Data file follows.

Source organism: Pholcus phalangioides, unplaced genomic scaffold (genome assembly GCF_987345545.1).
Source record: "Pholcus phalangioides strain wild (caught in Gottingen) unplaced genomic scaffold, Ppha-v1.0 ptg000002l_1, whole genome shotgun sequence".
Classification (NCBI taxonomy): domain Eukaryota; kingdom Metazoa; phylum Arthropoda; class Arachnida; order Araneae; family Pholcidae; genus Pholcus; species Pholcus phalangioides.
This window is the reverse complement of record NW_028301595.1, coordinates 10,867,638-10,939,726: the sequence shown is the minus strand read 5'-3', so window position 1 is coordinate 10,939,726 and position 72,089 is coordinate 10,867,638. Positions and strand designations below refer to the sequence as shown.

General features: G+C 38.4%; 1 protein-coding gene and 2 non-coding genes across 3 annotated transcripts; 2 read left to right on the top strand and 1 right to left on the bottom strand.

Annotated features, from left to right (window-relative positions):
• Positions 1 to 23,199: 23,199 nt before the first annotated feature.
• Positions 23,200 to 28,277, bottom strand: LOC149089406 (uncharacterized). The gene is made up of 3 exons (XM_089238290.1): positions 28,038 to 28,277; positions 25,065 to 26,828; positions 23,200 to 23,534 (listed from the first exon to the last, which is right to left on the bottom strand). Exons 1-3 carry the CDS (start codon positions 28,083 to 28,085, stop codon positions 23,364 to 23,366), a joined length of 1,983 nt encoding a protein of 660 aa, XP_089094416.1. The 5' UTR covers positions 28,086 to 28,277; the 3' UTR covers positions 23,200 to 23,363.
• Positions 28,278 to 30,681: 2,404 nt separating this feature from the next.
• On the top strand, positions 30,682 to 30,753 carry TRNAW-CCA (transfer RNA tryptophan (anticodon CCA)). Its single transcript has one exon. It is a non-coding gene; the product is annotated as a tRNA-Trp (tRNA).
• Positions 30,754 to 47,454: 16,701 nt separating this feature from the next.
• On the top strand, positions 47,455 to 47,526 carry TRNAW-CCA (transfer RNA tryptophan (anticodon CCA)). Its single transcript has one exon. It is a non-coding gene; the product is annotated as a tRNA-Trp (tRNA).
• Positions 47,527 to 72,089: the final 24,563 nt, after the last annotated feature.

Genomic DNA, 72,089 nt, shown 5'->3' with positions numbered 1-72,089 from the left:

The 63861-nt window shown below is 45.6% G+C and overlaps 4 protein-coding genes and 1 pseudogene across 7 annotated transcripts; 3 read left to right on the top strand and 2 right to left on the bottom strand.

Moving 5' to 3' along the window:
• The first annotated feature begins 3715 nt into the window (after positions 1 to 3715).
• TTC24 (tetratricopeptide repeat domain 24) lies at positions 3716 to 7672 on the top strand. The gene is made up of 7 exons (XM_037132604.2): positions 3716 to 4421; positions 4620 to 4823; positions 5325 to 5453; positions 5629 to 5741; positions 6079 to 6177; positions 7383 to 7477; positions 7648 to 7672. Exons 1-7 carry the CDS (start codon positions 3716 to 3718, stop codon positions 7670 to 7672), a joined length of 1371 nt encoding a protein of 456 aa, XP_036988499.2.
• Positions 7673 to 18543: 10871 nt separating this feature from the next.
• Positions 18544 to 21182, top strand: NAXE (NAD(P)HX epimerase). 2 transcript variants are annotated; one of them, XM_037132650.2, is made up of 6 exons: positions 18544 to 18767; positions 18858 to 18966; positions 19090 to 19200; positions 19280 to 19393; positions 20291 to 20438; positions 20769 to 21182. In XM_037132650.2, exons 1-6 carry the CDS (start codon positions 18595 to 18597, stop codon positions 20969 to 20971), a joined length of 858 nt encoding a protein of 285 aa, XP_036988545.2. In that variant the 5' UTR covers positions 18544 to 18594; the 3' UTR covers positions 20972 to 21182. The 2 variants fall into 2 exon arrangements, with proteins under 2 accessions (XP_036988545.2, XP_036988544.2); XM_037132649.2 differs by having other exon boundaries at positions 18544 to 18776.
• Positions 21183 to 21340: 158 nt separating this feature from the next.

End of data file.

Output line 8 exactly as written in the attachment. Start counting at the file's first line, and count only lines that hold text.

• Positions 23,200 to 28,277, bottom strand: LOC149089406 (uncharacterized). The gene is made up of 3 exons (XM_089238290.1): positions 28,038 to 28,277; positions 25,065 to 26,828; positions 23,200 to 23,534 (listed from the first exon to the last, which is right to left on the bottom strand). Exons 1-3 carry the CDS (start codon positions 28,083 to 28,085, stop codon positions 23,364 to 23,366), a joined length of 1,983 nt encoding a protein of 660 aa, XP_089094416.1. The 5' UTR covers positions 28,086 to 28,277; the 3' UTR covers positions 23,200 to 23,363.